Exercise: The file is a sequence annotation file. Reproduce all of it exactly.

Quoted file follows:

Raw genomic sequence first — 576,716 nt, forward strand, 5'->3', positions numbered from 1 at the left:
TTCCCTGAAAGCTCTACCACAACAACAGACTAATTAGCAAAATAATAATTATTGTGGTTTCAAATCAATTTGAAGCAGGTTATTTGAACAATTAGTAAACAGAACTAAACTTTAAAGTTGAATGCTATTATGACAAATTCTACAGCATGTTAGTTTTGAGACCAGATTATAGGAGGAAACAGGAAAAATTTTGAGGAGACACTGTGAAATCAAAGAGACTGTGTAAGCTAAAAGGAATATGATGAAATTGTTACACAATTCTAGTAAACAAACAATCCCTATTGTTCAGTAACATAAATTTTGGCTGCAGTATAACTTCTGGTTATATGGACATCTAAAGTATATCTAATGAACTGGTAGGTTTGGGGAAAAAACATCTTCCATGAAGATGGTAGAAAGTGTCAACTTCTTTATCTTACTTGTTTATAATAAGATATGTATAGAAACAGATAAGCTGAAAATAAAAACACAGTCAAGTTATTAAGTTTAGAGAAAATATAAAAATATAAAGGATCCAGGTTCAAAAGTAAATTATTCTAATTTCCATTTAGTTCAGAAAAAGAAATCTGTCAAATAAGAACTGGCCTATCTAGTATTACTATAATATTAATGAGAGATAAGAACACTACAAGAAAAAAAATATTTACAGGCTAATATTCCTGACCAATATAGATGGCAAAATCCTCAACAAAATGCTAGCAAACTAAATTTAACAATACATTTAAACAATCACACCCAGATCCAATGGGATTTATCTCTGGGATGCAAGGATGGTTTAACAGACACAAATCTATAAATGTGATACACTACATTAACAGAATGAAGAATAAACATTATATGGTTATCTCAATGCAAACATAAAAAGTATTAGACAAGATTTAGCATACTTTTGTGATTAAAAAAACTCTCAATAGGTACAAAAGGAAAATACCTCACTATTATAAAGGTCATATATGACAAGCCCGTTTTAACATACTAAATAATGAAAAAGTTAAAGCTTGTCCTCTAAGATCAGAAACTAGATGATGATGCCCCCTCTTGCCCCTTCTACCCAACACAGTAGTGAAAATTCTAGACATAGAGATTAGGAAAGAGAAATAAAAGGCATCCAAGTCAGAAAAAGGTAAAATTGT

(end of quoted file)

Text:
Raw genomic sequence first — 576,716 nt, forward strand, 5'->3', positions numbered from 1 at the left:
TTCCCTGAAAGCTCTACCACAACAACAGACTAATTAGCAAAATAATAATTATTGTGGTTTCAAATCAATTTGAAGCAGGTTATTTGAACAATTAGTAAACAGAACTAAACTTTAAAGTTGAATGCTATTATGACAAATTCTACAGCATGTTAGTTTTGAGACCAGATTATAGGAGGAAACAGGAAAAATTTTGAGGAGACACTGTGAAATCAAAGAGACTGTGTAAGCTAAAAGGAATATGATGAAATTGTTACACAATTCTAGTAAACAAACAATCCCTATTGTTCAGTAACATAAATTTTGGCTGCAGTATAACTTCTGGTTATATGGACATCTAAAGTATATCTAATGAACTGGTAGGTTTGGGGAAAAAACATCTTCCATGAAGATGGTAGAAAGTGTCAACTTCTTTATCTTACTTGTTTATAATAAGATATGTATAGAAACAGATAAGCTGAAAATAAAAACACAGTCAAGTTATTAAGTTTAGAGAAAATATAAAAATATAAAGGATCCAGGTTCAAAAGTAAATTATTCTAATTTCCATTTAGTTCAGAAAAAGAAATCTGTCAAATAAGAACTGGCCTATCTAGTATTACTATAATATTAATGAGAGATAAGAACACTACAAGAAAAAAAATATTTACAGGCTAATATTCCTGACCAATATAGATGGCAAAATCCTCAACAAAATGCTAGCAAACTAAATTTAACAATACATTTAAACAATCACACCCAGATCCAATGGGATTTATCTCTGGGATGCAAGGATGGTTTAACAGACACAAATCTATAAATGTGATACACTACATTAACAGAATGAAGAATAAACATTATATGGTTATCTCAATGCAAACATAAAAAGTATTAGACAAGATTTAGCATACTTTTGTGATTAAAAAAACTCTCAATAGGTACAAAAGGAAAATACCTCACTATTATAAAGGTCATATATGACAAGCCCGTTTTAACATACTAAATAATGAAAAAGTTAAAGCTTGTCCTCTAAGATCAGAAACTAGATGATGATGCCCCCTCTTGCCCCTTCTACCCAACACAGTAGTGAAAATTCTAGACATAGAGATTAGGAAAGAGAAATAAAAGGCATCCAAGTCAGAAAAAGGTAAAATTGT